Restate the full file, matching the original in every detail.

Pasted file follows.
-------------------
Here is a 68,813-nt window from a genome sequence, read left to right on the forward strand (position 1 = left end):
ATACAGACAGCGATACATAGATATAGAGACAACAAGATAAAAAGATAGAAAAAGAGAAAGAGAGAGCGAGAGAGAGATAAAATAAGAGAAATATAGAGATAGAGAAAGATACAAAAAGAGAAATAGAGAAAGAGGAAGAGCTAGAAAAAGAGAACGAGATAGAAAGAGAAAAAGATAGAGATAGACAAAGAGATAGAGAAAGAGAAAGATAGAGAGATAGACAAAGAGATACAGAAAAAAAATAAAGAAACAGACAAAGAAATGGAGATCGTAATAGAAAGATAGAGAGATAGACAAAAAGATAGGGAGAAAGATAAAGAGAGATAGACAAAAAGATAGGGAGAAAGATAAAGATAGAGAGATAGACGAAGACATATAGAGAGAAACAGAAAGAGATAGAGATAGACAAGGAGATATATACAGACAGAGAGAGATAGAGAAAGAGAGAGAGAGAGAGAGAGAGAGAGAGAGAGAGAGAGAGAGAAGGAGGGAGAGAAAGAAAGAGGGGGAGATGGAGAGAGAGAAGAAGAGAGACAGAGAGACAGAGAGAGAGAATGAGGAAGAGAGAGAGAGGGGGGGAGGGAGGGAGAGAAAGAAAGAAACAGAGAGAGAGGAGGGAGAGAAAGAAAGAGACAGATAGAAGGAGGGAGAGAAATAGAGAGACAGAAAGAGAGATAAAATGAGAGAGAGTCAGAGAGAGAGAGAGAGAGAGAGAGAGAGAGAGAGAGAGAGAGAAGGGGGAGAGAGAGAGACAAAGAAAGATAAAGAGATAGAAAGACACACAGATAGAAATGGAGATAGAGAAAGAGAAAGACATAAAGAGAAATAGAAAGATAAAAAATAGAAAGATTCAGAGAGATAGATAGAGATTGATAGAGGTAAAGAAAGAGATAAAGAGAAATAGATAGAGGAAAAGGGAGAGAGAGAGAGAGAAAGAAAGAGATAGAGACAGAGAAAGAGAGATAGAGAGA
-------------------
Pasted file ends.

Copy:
Here is a 68,813-nt window from a genome sequence, read left to right on the forward strand (position 1 = left end):
ATACAGACAGCGATACATAGATATAGAGACAACAAGATAAAAAGATAGAAAAAGAGAAAGAGAGAGCGAGAGAGAGATAAAATAAGAGAAATATAGAGATAGAGAAAGATACAAAAAGAGAAATAGAGAAAGAGGAAGAGCTAGAAAAAGAGAACGAGATAGAAAGAGAAAAAGATAGAGATAGACAAAGAGATAGAGAAAGAGAAAGATAGAGAGATAGACAAAGAGATACAGAAAAAAAATAAAGAAACAGACAAAGAAATGGAGATCGTAATAGAAAGATAGAGAGATAGACAAAAAGATAGGGAGAAAGATAAAGAGAGATAGACAAAAAGATAGGGAGAAAGATAAAGATAGAGAGATAGACGAAGACATATAGAGAGAAACAGAAAGAGATAGAGATAGACAAGGAGATATATACAGACAGAGAGAGATAGAGAAAGAGAGAGAGAGAGAGAGAGAGAGAGAGAGAGAGAGAGAGAGAAGGAGGGAGAGAAAGAAAGAGGGGGAGATGGAGAGAGAGAAGAAGAGAGACAGAGAGACAGAGAGAGAGAATGAGGAAGAGAGAGAGAGGGGGGGAGGGAGGGAGAGAAAGAAAGAAACAGAGAGAGAGGAGGGAGAGAAAGAAAGAGACAGATAGAAGGAGGGAGAGAAATAGAGAGACAGAAAGAGAGATAAAATGAGAGAGAGTCAGAGAGAGAGAGAGAGAGAGAGAGAGAGAGAGAGAGAGAGAGAAGGGGGAGAGAGAGAGACAAAGAAAGATAAAGAGATAGAAAGACACACAGATAGAAATGGAGATAGAGAAAGAGAAAGACATAAAGAGAAATAGAAAGATAAAAAATAGAAAGATTCAGAGAGATAGATAGAGATTGATAGAGGTAAAGAAAGAGATAAAGAGAAATAGATAGAGGAAAAGGGAGAGAGAGAGAGAGAAAGAAAGAGATAGAGACAGAGAAAGAGAGATAGAGAGA